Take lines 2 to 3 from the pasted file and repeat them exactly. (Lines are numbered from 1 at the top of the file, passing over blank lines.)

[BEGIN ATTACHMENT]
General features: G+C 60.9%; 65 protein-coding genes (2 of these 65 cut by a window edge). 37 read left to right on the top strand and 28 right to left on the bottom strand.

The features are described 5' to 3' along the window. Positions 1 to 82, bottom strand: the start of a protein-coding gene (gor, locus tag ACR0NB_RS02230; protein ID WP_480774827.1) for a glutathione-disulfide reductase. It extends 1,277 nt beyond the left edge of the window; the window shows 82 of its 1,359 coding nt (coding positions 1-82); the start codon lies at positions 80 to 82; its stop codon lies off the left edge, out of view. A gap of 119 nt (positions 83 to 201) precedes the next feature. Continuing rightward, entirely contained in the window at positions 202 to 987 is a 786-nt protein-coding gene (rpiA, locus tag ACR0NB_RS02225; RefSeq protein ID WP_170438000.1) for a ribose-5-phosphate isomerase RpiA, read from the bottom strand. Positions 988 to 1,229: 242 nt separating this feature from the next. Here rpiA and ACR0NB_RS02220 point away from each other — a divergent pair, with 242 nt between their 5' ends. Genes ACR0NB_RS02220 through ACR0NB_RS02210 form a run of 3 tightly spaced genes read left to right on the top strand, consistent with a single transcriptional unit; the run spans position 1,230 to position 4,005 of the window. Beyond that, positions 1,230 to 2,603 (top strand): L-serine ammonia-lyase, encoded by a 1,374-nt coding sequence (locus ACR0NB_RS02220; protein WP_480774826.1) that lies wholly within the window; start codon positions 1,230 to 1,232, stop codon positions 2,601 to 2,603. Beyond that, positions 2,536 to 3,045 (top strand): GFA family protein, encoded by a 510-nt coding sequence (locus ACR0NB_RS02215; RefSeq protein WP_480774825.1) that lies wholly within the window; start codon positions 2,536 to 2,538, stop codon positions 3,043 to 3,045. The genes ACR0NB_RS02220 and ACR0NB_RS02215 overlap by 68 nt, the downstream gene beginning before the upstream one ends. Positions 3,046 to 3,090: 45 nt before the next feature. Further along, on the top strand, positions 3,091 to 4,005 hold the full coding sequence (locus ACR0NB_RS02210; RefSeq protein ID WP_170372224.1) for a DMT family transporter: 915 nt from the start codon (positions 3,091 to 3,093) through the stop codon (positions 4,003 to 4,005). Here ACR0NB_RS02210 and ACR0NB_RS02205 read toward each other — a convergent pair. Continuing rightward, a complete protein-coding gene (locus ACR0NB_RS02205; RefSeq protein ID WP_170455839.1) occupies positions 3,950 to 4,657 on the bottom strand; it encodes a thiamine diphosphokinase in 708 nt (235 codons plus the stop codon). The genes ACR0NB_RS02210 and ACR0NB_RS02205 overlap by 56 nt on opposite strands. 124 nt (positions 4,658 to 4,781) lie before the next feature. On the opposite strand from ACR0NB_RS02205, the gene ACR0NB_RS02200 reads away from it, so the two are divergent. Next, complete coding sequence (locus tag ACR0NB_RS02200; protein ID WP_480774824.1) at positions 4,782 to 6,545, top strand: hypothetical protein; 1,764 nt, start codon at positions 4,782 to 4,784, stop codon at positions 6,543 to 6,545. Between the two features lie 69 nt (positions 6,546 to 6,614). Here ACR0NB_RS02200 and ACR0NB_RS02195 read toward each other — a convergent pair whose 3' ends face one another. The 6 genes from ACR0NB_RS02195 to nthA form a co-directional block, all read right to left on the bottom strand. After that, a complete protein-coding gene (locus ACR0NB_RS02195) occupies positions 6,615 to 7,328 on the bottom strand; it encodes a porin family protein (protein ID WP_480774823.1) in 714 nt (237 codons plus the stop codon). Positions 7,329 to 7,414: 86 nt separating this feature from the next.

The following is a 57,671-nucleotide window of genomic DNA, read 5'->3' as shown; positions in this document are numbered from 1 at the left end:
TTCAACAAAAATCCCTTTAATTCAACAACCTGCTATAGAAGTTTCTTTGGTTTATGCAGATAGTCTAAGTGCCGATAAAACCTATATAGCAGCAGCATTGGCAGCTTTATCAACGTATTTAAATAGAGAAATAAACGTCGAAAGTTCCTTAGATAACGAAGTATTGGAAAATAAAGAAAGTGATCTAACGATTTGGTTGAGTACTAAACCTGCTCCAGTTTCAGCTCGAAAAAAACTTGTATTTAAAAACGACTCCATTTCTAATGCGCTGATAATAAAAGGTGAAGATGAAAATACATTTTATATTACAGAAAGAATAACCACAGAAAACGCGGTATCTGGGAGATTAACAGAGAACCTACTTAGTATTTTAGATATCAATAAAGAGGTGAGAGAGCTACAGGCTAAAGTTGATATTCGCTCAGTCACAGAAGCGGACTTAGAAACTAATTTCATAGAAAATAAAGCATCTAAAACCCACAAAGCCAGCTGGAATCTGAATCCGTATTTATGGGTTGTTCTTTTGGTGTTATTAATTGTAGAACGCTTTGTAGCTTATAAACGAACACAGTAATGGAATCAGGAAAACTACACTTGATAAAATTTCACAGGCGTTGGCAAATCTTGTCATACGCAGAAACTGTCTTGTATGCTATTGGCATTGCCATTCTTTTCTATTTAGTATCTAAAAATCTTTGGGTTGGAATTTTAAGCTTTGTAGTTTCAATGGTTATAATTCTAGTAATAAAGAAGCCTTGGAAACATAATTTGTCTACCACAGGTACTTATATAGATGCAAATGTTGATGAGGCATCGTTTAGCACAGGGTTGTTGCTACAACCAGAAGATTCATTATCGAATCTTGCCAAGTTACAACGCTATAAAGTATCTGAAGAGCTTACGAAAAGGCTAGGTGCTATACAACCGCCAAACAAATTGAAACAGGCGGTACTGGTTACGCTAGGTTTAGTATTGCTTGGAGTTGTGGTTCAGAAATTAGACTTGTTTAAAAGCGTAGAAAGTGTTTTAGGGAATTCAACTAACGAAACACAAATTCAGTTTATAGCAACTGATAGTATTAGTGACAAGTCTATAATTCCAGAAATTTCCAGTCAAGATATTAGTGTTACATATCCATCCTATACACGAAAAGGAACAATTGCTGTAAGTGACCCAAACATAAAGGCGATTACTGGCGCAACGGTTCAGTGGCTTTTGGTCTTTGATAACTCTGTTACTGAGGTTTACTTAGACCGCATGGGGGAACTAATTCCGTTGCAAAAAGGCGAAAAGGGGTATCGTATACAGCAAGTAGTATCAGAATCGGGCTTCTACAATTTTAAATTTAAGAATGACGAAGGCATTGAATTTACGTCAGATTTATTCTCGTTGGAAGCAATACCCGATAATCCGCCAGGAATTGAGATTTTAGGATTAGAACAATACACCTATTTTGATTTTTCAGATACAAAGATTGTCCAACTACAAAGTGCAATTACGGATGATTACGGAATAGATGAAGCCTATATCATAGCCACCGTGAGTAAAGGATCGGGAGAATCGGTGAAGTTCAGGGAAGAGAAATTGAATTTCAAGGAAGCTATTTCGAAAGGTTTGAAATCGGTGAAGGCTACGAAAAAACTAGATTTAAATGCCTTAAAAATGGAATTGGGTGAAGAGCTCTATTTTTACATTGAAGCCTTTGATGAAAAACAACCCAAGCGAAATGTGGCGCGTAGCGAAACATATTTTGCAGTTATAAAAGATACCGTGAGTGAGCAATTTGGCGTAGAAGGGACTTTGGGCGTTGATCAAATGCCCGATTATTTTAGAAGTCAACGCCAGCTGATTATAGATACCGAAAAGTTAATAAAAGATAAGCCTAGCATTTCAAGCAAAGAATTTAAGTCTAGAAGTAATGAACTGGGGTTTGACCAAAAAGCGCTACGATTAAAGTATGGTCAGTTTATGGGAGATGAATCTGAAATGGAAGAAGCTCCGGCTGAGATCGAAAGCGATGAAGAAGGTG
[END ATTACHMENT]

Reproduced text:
The features are described 5' to 3' along the window. Positions 1 to 82, bottom strand: the start of a protein-coding gene (gor, locus tag ACR0NB_RS02230; protein ID WP_480774827.1) for a glutathione-disulfide reductase. It extends 1,277 nt beyond the left edge of the window; the window shows 82 of its 1,359 coding nt (coding positions 1-82); the start codon lies at positions 80 to 82; its stop codon lies off the left edge, out of view. A gap of 119 nt (positions 83 to 201) precedes the next feature. Continuing rightward, entirely contained in the window at positions 202 to 987 is a 786-nt protein-coding gene (rpiA, locus tag ACR0NB_RS02225; RefSeq protein ID WP_170438000.1) for a ribose-5-phosphate isomerase RpiA, read from the bottom strand. Positions 988 to 1,229: 242 nt separating this feature from the next. Here rpiA and ACR0NB_RS02220 point away from each other — a divergent pair, with 242 nt between their 5' ends. Genes ACR0NB_RS02220 through ACR0NB_RS02210 form a run of 3 tightly spaced genes read left to right on the top strand, consistent with a single transcriptional unit; the run spans position 1,230 to position 4,005 of the window. Beyond that, positions 1,230 to 2,603 (top strand): L-serine ammonia-lyase, encoded by a 1,374-nt coding sequence (locus ACR0NB_RS02220; protein WP_480774826.1) that lies wholly within the window; start codon positions 1,230 to 1,232, stop codon positions 2,601 to 2,603. Beyond that, positions 2,536 to 3,045 (top strand): GFA family protein, encoded by a 510-nt coding sequence (locus ACR0NB_RS02215; RefSeq protein WP_480774825.1) that lies wholly within the window; start codon positions 2,536 to 2,538, stop codon positions 3,043 to 3,045. The genes ACR0NB_RS02220 and ACR0NB_RS02215 overlap by 68 nt, the downstream gene beginning before the upstream one ends. Positions 3,046 to 3,090: 45 nt before the next feature. Further along, on the top strand, positions 3,091 to 4,005 hold the full coding sequence (locus ACR0NB_RS02210; RefSeq protein ID WP_170372224.1) for a DMT family transporter: 915 nt from the start codon (positions 3,091 to 3,093) through the stop codon (positions 4,003 to 4,005). Here ACR0NB_RS02210 and ACR0NB_RS02205 read toward each other — a convergent pair. Continuing rightward, a complete protein-coding gene (locus ACR0NB_RS02205; RefSeq protein ID WP_170455839.1) occupies positions 3,950 to 4,657 on the bottom strand; it encodes a thiamine diphosphokinase in 708 nt (235 codons plus the stop codon). The genes ACR0NB_RS02210 and ACR0NB_RS02205 overlap by 56 nt on opposite strands. 124 nt (positions 4,658 to 4,781) lie before the next feature. On the opposite strand from ACR0NB_RS02205, the gene ACR0NB_RS02200 reads away from it, so the two are divergent. Next, complete coding sequence (locus tag ACR0NB_RS02200; protein ID WP_480774824.1) at positions 4,782 to 6,545, top strand: hypothetical protein; 1,764 nt, start codon at positions 4,782 to 4,784, stop codon at positions 6,543 to 6,545. Between the two features lie 69 nt (positions 6,546 to 6,614). Here ACR0NB_RS02200 and ACR0NB_RS02195 read toward each other — a convergent pair whose 3' ends face one another. The 6 genes from ACR0NB_RS02195 to nthA form a co-directional block, all read right to left on the bottom strand. After that, a complete protein-coding gene (locus ACR0NB_RS02195) occupies positions 6,615 to 7,328 on the bottom strand; it encodes a porin family protein (protein ID WP_480774823.1) in 714 nt (237 codons plus the stop codon). Positions 7,329 to 7,414: 86 nt separating this feature from the next.

The following is a 57,671-nucleotide window of genomic DNA, read 5'->3' as shown; positions in this document are numbered from 1 at the left end: